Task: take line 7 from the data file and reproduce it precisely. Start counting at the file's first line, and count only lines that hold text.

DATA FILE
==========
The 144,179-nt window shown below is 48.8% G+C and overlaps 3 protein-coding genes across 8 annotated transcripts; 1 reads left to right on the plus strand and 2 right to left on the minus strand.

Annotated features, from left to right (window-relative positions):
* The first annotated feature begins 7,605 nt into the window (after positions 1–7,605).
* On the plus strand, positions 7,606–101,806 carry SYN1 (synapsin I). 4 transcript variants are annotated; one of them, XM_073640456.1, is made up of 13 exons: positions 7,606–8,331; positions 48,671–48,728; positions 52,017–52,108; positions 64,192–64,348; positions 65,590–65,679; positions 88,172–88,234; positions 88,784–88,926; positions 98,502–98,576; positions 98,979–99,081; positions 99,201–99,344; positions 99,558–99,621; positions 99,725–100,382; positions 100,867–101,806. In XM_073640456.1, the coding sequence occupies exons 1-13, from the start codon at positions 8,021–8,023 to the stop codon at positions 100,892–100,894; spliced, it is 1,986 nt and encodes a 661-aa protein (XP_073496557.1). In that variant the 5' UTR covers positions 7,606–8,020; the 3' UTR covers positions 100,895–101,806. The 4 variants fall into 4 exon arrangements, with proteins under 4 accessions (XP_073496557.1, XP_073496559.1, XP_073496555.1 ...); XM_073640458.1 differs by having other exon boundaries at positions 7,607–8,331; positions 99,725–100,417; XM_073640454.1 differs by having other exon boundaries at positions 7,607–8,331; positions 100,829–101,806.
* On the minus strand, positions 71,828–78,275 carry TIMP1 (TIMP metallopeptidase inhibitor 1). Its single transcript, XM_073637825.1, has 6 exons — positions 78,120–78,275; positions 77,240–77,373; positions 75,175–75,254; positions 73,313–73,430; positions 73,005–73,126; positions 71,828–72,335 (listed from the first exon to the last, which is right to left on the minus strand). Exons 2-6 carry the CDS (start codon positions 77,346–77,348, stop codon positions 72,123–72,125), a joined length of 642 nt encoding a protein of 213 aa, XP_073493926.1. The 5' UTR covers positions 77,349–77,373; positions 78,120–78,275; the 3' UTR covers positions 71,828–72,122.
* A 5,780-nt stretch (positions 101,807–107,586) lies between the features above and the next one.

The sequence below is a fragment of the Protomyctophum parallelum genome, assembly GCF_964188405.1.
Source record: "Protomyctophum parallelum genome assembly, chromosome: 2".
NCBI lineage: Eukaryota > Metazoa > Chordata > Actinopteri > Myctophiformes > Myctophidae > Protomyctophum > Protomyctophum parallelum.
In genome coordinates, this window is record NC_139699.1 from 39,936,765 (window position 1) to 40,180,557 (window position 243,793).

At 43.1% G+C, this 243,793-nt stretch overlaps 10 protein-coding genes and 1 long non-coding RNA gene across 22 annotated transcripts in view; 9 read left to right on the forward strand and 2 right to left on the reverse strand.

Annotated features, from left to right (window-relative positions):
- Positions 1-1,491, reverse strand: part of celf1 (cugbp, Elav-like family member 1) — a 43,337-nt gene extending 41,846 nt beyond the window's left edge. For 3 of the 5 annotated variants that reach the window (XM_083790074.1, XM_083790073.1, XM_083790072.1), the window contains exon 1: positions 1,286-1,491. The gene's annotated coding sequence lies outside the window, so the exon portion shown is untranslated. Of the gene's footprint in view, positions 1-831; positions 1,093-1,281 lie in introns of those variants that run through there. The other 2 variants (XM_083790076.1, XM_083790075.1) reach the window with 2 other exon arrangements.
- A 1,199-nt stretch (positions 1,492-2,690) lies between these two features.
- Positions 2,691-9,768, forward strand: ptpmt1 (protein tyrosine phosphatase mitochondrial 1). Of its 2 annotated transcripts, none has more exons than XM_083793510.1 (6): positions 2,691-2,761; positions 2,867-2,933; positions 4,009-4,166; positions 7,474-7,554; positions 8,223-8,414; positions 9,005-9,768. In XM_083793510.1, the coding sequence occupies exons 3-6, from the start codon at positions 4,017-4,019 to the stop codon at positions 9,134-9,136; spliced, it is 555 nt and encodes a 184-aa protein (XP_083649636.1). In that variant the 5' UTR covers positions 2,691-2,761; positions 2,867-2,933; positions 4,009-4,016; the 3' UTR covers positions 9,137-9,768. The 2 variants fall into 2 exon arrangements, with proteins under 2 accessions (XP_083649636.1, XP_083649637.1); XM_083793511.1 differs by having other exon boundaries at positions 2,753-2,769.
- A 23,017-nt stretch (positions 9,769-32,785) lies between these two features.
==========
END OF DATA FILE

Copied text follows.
The sequence below is a fragment of the Protomyctophum parallelum genome, assembly GCF_964188405.1.